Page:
Transparency

A few weeks ago, my blog bit me in the butt.  I get to my office and read a few blogs before I get focused.  I find one from a church member in which she is pretty irate about my post from the day before.  So many thoughts are running through my head – are you kidding me?! where is this coming from?  I had no idea.  does she not know that i read her blog?   do other people feel this way?  could I lose my job over my stupid blog?

Here’s a exerpt from that post: I became aware of a blog a few days ago…every time I go there, it’s uncomfortable and even a bit infuriating to read. But I keep going back. Why is it uncomfortable? Why do I feel compelled to keep reading?   Because the blog’s writer is one of the ministers at my church. Yep, you heard right. I know, there’s no law against ministers blogging, but you have to admit it’s a pretty radical concept in some ways. Other than her chosen profession, she’s a typical blogger….young, smart, tech savvy, etc. She’s about 26, I think, just came to our church aa little over a year ago and is the assistant pastor. She writes about parenthood, marriage, life, work, etc just like anyone would….Nothing’s perfect in any church situation, but our blogging minister seems to have a lot to complain about. And I take offense, because I feel like she just got here 5 minutes ago…so I don’t want to listen to her junk about how the buildings are all designed wrong or our church preschool……I guess I’m too sensitive, but now I seem to have a love/hate thing with this blog–I can’t stop going there, but I get angry/annoyed every time I do.

So I try to figure out what to do – to pretend like I didn’t see her post, to send her an e-mail, to call her, but I decided to comment on her post, because I felt like I wanted to explain myself to her readers, too.  So I sat at the computer, with my hands shaking because I was so worried about saying the right thing, not upsetting her further, being pastoral but honest.  And we’re now ok – it basically boiled down to 2 issues – 1) her tendency to be protective of her church and preschool which I get (like I was with my sister growing up – I could pick on her and call her names all day long, but if someone else made fun of her, they were going down), even though what I said in the blog I would have said (and actually have said) to a church member and other staff (and was not as bad as she made it sound I don’t think) – I do try to be careful about what I say.  2)  The issue of knowing too much about your minister’s thoughts and feelings.

As part of my response to her post, I talked about how ministers have been put on a pedestal for too long, that ministers are real people with real sin and real lives.  I believe in being transparent and honest with people at church, especially with the youth…I think it’s important for them to hear me talk about struggles and doubts, to give them the freedom and the space to express themselves open and honestly – I’m not a better person because I’m a minister, it’s just that I’m called to a special task of serving God in the church and that God has given me gifts and passion for that.  But I believe that God calls people to minister in many professions – teachers, doctors, nurses, etc.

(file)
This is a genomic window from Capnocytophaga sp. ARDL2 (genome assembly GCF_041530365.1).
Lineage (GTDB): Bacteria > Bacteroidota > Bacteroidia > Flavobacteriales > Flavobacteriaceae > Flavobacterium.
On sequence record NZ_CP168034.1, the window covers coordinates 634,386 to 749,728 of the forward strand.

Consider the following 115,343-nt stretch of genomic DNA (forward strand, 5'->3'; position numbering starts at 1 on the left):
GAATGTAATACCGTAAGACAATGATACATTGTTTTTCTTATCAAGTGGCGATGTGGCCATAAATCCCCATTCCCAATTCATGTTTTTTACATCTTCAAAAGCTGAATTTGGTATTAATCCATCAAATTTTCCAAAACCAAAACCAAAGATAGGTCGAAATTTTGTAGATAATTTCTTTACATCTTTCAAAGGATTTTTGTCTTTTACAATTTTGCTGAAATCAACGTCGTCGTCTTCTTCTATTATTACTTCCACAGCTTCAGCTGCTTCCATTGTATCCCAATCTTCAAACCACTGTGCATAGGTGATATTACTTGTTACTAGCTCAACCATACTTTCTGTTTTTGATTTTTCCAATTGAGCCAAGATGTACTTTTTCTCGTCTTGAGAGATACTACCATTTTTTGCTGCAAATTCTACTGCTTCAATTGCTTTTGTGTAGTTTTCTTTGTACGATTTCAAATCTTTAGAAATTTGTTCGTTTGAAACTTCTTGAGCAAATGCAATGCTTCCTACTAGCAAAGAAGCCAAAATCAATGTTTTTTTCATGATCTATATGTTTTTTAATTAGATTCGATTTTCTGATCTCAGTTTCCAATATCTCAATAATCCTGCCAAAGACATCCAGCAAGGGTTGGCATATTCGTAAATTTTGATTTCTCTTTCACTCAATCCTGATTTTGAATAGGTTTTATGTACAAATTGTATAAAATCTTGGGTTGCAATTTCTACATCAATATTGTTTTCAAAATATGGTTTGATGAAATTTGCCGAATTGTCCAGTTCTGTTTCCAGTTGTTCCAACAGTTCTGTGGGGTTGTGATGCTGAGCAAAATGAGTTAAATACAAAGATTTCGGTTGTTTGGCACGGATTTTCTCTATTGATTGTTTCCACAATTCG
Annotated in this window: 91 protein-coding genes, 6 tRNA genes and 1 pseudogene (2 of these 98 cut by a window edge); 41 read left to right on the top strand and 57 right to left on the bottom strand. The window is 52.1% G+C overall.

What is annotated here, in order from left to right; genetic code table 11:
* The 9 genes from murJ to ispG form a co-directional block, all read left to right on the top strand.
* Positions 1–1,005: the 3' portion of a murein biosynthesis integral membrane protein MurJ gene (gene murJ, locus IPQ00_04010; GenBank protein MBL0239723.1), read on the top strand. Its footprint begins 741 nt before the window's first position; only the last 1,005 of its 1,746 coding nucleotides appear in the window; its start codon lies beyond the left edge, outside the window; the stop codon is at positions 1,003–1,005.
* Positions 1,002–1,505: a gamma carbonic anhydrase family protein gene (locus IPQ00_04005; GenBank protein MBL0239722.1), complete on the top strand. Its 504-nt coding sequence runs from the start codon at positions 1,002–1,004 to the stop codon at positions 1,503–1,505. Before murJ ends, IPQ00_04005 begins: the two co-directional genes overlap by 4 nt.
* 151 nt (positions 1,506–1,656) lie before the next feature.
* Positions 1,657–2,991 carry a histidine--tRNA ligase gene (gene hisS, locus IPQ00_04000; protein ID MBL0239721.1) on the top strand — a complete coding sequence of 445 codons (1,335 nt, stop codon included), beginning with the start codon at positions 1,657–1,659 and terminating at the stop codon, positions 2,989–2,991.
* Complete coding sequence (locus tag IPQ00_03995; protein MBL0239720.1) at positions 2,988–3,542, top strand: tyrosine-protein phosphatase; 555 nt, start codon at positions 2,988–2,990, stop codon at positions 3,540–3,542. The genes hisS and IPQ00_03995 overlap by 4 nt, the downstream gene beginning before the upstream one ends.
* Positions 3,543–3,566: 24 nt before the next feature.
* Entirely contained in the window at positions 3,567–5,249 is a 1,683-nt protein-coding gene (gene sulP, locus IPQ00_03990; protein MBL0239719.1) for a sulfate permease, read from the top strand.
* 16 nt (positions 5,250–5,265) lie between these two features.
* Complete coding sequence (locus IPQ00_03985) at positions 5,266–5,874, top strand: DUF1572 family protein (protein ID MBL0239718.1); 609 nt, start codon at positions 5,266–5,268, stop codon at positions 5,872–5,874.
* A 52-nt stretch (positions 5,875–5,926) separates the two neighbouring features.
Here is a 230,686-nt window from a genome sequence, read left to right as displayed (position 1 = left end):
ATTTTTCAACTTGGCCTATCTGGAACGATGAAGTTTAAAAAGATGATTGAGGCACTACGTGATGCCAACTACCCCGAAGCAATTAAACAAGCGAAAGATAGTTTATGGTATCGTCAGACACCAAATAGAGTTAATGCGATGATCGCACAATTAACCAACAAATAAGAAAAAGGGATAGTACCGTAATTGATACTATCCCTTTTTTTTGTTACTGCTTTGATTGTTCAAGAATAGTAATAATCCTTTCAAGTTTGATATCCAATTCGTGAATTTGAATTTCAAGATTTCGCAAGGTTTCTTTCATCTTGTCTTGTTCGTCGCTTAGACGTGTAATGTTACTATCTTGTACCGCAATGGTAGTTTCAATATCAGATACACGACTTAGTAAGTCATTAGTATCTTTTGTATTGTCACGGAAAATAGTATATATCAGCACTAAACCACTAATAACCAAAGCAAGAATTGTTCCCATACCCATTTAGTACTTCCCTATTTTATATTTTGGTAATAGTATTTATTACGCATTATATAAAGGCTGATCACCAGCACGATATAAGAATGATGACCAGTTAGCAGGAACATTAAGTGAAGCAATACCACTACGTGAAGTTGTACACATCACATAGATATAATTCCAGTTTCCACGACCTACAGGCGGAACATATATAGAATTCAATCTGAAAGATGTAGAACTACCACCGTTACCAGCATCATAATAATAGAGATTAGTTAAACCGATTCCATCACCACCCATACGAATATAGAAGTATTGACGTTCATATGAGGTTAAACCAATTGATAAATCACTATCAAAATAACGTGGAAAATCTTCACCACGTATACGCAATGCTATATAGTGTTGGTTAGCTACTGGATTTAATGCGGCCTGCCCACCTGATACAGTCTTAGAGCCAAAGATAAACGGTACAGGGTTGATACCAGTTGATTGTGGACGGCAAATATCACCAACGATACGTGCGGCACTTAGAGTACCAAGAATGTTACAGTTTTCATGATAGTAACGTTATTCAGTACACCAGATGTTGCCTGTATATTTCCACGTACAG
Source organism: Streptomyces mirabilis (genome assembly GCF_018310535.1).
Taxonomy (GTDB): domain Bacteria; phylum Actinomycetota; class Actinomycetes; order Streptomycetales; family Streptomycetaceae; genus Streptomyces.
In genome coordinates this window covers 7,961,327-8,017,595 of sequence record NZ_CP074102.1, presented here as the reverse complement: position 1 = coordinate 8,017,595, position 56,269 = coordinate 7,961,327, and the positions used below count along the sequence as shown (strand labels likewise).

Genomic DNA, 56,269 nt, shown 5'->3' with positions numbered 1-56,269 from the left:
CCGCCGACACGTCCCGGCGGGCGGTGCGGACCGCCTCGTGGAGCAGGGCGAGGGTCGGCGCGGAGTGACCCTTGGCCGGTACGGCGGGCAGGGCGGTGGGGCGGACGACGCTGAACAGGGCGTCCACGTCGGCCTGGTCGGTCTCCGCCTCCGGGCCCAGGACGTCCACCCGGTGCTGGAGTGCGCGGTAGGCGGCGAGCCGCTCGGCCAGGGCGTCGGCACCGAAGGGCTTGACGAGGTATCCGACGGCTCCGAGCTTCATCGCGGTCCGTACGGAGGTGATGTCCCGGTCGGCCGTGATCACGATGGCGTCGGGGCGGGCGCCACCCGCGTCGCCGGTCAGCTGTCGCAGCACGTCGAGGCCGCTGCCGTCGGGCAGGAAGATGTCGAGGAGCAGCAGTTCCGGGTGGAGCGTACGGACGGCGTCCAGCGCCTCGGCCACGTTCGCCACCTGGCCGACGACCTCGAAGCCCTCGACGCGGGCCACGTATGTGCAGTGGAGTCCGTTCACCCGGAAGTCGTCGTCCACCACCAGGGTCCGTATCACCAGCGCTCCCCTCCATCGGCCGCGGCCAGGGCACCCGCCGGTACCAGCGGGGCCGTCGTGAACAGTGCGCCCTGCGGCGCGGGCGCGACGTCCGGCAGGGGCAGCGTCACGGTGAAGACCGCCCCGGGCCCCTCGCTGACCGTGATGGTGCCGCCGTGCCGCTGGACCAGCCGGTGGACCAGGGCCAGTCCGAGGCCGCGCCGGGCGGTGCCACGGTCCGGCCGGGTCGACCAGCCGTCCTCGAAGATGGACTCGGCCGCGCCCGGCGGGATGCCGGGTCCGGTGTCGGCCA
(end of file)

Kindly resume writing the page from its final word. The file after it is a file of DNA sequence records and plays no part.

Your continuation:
But with this blogging phenomenon, people are putting their lives – their thoughts and opinions, their doubts and concerns, their frustrations and joys, news, updates, stories about poop – out there…do ministers need to be more cautious?  Or do people need to realize that ministers are real people?  I don’t know how many other church folk read my blog, but do I need to censor myself because they do?  I don’t think so, but this happend a month or so ago, and I’m still unsure.

I decided to blog about it today because I found this post on another blog about transparency and leadership.  He is talking about being honest about his political views, but I think it applies to all bloggin ministers – and believe it or not, there are a lot of them out there.

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3 Responses

  1. Thanks for the link and willingness to confront the issue by doing exactly what you should be doing . . . being honest. There is a great deal of push back about blogging and the cultural norms it represents, but the reality is that this is were we are headed. It does scuk though, when your own words and attempt at being true and honest are used against you. Be wise, but be bold! Peace – bruce

  2. Wow- I felt the whole “shaking hands” thing reading it. I must say, you have guts along side your incredible integrity! No more puke buckets in the pulpit for you 🙂

    I’ve been leading a Sunday School class on Faith and Politics all year, so have struggled with the issue of transparency a lot. I remind everyone at the beginning of every class that this is not a class for any of us to try to convince everyone we are right- instead a safe place where followers of Christ can explore how their faith interacts with their political views. Each week, I pray that I can find a balance between having integiry (and transparency, thanks for that way of thinking about it) and remembering the responsibility that comes with the “power” associated with the title, whether I want it or not. Thanks for your thoughts 🙂

    p.s.- love the blog, by the way. and Piglet is ADORABLE!!! We miss you guys.

  3. AMEN Sister! I am not called to the ministry like you are — but with a husband that is I am in the same boat as you. I would love for people to think of our family as normal IMPERFECT people. I struggle wit h transparency too! I understand we must protect the church (because we do know WAY TOO much), but we need to also portray the truth – that we are followers of Christ who struggle day to day as we live in a world focused on the flesh. I enjoy your blogs and hope you continue sharing! The last thing this world needs is another pretentious blog!

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